A Publication of WTVP

Flour & Dirt: Kindred Spirits in Health

Gardening and baking can bring an element of orderly control to our overstimulated lives.

by Mary Ardapple Dierker, Coreview Coach |
Simple sensations bring satisfaction by enlivening our senses and guiding us to live with greater ease.

Gardeners and bakers share a common understanding of the health benefits that can be found working with flour and dirt. Whether it is the touch of fingertips caressed by flour being worked into an elastic dough ball, or the massage of loam and soil while tenderly placing seedlings in a springtime garden, they make a person feel good… naturally! If you’re feeling out of balance, consider these kindred spirits for a healthier mind-body connection.

Expression & Creativity
When we work with flour or dirt, we commit to feeling with our hands. The hand is where we meet the world. Defined in our mind-body dialogue, it is an expression from the heart. It is a language that conveys our likes and dislikes, feelings of touch, and demonstrations of love.

In today’s world, however, our hands have become restricted from simple forms of touch—a handshake when greeting a colleague, or the comfort of hugging a dear friend. What has not been displaced is the internal connectivity available from hand to heart through the kindred spirits of flour and dirt. This is a parallel universe formed of simple substances that improve our well-being, lessen feelings of anxiety, and stimulate general happiness.

Simple sensations bring satisfaction by enlivening our senses and guiding us to live with greater ease. The frivolity of a child splashing in a mudpuddle, digging in the dirt or drawing circles in flour on the kitchen counter while mom made a pie… these simple childhood pastimes are now treasured memories. The hands are where we get creative and express our feelings about what we are doing. Busy hands stimulate youthful creativity.

As adults, the omission of creativity can be detrimental to our emotional health. On the other hand, discovering ways to bring small, creative projects into daily life can greatly impact our personal happiness. A wealth of findings support the emerging emphasis on everyday creativity as a way to cultivate positive psychological functioning. In short, individuals who choose to participate in creative tasks report being more energetic, calmer and happier the next day.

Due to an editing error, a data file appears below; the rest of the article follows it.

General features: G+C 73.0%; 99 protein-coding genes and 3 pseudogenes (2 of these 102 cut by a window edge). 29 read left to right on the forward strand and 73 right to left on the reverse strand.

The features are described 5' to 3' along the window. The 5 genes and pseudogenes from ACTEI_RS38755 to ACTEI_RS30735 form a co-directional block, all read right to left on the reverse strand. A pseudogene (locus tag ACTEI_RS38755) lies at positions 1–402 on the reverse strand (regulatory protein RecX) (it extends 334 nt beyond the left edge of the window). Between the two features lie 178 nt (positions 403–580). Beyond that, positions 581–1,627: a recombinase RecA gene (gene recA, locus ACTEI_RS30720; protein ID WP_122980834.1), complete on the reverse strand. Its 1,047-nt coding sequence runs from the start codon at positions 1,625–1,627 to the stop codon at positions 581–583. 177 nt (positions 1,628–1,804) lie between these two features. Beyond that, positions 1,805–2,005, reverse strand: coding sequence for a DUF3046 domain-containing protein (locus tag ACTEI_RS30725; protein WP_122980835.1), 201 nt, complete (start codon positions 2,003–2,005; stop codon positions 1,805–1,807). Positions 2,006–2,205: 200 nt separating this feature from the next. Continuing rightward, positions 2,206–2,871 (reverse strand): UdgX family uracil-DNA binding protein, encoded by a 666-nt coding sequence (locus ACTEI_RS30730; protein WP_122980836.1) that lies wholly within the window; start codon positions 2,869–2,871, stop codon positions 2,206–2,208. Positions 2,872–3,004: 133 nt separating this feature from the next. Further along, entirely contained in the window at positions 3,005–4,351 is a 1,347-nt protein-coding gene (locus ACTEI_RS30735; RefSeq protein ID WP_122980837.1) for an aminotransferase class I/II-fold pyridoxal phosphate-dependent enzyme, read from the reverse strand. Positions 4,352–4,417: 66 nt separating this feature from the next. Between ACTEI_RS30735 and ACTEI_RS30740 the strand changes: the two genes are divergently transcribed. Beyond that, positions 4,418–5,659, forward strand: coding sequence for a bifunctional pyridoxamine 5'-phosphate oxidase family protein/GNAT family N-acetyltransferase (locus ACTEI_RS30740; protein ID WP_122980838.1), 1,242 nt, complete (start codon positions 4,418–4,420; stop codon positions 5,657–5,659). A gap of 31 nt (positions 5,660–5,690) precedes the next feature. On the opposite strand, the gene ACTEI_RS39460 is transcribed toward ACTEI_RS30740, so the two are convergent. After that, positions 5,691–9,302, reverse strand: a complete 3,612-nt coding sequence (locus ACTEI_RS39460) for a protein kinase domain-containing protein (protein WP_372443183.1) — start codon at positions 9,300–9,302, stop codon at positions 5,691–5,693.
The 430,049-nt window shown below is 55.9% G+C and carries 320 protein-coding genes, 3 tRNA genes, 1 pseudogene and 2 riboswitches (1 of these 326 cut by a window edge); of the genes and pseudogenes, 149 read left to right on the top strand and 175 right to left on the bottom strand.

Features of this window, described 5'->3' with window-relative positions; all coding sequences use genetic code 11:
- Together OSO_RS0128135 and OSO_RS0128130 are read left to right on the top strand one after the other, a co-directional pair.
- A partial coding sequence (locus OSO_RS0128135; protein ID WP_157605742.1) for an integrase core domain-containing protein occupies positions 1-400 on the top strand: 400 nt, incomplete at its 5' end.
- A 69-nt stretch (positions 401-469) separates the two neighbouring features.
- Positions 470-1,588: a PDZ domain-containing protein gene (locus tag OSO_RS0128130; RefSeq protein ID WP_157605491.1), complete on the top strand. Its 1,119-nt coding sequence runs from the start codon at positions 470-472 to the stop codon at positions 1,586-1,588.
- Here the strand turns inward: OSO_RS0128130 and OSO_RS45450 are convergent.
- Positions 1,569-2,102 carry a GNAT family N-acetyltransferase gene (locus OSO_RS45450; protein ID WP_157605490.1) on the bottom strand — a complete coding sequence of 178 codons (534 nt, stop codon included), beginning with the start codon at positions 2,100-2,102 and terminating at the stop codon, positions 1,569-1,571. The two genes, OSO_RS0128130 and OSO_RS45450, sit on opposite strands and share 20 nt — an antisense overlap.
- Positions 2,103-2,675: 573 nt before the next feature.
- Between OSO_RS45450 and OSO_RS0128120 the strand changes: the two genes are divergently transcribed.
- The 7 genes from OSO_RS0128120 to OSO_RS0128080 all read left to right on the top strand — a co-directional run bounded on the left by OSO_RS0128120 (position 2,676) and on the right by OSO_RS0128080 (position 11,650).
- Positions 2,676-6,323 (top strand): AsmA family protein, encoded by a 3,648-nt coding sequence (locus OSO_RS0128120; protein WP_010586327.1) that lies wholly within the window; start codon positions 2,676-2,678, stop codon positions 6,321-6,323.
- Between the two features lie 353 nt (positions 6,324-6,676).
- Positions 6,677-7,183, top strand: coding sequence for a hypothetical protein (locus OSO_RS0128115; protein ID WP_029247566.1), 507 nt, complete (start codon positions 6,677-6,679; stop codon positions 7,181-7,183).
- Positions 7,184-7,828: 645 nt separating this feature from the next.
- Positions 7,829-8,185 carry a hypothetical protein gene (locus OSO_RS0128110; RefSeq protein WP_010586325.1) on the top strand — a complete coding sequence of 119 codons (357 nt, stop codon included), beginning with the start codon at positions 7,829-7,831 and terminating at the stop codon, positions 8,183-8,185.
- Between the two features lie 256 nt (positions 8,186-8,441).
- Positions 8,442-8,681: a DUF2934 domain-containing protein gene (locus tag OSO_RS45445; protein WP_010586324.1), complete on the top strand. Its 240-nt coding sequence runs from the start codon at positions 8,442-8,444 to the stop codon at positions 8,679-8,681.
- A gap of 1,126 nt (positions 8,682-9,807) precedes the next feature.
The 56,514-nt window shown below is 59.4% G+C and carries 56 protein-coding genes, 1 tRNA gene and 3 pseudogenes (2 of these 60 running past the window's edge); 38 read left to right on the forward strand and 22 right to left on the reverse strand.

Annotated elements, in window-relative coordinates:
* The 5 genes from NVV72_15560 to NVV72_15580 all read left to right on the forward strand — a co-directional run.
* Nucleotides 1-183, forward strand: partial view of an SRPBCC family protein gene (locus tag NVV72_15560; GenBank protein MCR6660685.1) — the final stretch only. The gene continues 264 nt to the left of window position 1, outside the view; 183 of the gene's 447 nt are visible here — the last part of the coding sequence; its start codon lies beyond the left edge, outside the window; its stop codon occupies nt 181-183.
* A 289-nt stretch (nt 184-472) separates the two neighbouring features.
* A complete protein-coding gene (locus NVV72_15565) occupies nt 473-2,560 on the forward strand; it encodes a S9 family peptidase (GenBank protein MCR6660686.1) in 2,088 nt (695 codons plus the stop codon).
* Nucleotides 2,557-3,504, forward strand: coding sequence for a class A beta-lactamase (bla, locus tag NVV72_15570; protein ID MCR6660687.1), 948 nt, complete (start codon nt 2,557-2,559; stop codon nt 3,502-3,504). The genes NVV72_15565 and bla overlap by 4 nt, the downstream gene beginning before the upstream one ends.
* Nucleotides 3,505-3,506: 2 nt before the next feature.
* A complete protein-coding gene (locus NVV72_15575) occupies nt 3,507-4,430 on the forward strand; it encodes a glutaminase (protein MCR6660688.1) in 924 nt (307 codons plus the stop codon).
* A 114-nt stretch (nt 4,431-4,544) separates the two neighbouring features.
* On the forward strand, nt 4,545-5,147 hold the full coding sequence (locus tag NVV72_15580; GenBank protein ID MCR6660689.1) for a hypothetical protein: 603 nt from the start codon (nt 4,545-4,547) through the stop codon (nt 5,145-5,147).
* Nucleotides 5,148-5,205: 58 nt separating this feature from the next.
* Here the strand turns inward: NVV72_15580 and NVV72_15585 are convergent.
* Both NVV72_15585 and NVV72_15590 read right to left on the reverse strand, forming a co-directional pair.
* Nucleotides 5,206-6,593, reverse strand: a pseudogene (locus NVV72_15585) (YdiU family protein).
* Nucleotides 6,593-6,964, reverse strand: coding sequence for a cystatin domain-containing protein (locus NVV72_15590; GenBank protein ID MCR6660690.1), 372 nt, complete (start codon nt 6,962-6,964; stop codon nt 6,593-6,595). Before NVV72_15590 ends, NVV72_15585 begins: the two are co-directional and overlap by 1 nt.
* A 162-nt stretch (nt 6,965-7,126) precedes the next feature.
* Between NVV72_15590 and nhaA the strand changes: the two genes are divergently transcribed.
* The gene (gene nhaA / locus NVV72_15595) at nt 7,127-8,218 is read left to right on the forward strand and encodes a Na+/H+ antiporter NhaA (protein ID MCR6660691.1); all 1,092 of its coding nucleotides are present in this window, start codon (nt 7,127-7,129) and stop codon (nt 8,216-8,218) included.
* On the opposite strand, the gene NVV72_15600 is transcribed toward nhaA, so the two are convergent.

Healthful Awareness
Research indicates there are health benefits from the activities of bakers and gardeners through the release of serotonin and dopamine, lovingly referred to as “happy hormones.” Serotonin makes us feel good, improves sleep patterns and modulates our mood. It is essential to a healthy immune system. A “dopamine high” can be attributed to feelings of bliss at the anticipation of the first-of-the-season strawberry harvest or the aroma of freshly baked bread. Be careful though, the release of dopamine can be a rush to the brain which may lead to compulsive behaviors. In this example, one would be wise not to eat the entire loaf of bread in one sitting! 

All kidding aside, gardening and baking can bring an element of orderly control to our overstimulated lives. As our hands tend rows in a garden, discarding unwanted weeds, our body slows to the rhythm of our breath, creating awareness in the natural environment. Likewise, the simple act of counting the ingredients in a recipe is an opportunity for our brain to enjoy focus and clarity. 

I encourage you to boost your immune system, strengthen your mental agility, and let your hands feel the expression of love available in the kindred spirits of flour and dirt. Encourage all of your senses to fully engage in the sights, smells, tastes and sounds of this season. Let your hands play by snapping fresh green beans from your garden or a local grower. Smile with delight at the crackle of crusty bread with a smear of butter. May you enjoy the gifts of kindness that await—may these kindred spirits help you sustain a lifelong healthy lifestyle. PM

Mary Ardapple Dierker is an integrative wellness strategist and health coach. For more information, visit